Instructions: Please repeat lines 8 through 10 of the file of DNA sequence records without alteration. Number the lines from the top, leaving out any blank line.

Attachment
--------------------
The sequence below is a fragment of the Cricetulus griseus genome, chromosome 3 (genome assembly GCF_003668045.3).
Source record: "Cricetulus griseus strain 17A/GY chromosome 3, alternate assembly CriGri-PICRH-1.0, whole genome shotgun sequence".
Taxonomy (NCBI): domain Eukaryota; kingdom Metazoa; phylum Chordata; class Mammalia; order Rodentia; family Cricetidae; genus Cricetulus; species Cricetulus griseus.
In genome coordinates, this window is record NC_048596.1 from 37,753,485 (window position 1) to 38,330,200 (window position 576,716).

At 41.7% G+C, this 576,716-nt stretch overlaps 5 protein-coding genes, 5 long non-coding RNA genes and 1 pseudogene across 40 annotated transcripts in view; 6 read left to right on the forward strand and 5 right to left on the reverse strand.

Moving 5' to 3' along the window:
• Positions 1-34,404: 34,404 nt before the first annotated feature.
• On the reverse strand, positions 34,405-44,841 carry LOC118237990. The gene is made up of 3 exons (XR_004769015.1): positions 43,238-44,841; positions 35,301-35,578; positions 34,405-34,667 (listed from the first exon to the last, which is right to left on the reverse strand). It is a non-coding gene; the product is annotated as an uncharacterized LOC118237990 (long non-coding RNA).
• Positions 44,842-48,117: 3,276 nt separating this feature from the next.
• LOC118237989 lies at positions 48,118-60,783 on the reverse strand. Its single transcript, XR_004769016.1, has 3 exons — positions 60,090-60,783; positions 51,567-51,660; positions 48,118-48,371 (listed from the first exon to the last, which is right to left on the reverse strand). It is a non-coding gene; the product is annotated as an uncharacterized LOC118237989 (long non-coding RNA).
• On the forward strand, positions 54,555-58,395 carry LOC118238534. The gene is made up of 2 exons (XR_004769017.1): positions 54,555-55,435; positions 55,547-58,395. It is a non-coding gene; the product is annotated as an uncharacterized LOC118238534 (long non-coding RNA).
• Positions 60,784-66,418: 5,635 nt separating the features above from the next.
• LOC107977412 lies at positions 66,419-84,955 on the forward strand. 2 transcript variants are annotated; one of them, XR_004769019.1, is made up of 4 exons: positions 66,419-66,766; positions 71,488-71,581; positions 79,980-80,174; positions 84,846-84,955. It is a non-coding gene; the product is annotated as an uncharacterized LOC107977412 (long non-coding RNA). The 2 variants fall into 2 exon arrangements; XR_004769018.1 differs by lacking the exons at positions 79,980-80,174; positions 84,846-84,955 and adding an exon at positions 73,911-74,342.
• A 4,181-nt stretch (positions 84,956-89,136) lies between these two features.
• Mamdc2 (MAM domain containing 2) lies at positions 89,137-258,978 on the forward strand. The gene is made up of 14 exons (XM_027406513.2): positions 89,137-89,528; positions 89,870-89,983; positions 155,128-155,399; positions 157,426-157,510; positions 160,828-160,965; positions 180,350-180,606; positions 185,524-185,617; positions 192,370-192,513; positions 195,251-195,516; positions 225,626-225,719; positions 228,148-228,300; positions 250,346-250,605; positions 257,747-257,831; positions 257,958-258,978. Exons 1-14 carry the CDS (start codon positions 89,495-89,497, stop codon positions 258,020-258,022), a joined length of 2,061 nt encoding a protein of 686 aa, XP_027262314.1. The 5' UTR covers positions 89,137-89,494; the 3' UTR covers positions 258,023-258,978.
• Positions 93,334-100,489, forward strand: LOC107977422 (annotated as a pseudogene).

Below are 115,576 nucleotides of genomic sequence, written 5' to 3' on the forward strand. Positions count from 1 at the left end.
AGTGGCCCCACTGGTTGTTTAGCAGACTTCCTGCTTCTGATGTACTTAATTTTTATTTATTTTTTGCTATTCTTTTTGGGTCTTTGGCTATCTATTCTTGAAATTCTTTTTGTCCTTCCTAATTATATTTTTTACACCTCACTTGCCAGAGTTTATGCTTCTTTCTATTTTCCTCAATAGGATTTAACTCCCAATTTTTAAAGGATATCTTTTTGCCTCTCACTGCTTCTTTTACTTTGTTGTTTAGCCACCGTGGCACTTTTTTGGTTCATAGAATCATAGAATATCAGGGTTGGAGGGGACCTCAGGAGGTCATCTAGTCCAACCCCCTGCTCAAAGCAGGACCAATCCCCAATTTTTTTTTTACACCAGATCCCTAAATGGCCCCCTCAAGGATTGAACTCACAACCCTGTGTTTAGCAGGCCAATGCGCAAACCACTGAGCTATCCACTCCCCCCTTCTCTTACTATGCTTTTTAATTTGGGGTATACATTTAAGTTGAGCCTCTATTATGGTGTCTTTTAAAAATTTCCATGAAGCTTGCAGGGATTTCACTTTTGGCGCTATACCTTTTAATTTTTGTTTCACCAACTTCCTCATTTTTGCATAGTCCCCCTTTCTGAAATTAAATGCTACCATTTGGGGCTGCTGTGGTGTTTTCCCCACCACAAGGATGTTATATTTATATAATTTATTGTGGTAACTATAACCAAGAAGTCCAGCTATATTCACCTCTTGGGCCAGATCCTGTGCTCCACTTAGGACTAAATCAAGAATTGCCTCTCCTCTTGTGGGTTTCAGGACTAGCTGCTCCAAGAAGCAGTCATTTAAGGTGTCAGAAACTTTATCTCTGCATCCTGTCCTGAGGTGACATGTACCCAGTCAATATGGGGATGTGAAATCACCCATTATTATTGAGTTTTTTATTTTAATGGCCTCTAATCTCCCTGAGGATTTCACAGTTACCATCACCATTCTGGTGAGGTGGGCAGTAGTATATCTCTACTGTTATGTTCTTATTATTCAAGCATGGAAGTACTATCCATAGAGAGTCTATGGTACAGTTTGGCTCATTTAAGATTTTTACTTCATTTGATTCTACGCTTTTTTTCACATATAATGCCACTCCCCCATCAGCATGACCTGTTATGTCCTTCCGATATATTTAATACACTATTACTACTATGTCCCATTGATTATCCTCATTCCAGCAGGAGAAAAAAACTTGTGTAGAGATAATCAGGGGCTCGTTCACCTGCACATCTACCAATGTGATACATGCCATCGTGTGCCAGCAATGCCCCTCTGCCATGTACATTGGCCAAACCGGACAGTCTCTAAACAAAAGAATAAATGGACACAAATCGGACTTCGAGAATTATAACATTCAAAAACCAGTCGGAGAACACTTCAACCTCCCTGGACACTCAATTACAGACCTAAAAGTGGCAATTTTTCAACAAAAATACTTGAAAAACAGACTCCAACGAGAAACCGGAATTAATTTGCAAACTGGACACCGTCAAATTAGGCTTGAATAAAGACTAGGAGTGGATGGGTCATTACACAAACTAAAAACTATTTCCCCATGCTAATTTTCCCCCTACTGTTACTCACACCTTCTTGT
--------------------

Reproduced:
• On the reverse strand, positions 34,405-44,841 carry LOC118237990. The gene is made up of 3 exons (XR_004769015.1): positions 43,238-44,841; positions 35,301-35,578; positions 34,405-34,667 (listed from the first exon to the last, which is right to left on the reverse strand). It is a non-coding gene; the product is annotated as an uncharacterized LOC118237990 (long non-coding RNA).
• Positions 44,842-48,117: 3,276 nt separating this feature from the next.
• LOC118237989 lies at positions 48,118-60,783 on the reverse strand. Its single transcript, XR_004769016.1, has 3 exons — positions 60,090-60,783; positions 51,567-51,660; positions 48,118-48,371 (listed from the first exon to the last, which is right to left on the reverse strand). It is a non-coding gene; the product is annotated as an uncharacterized LOC118237989 (long non-coding RNA).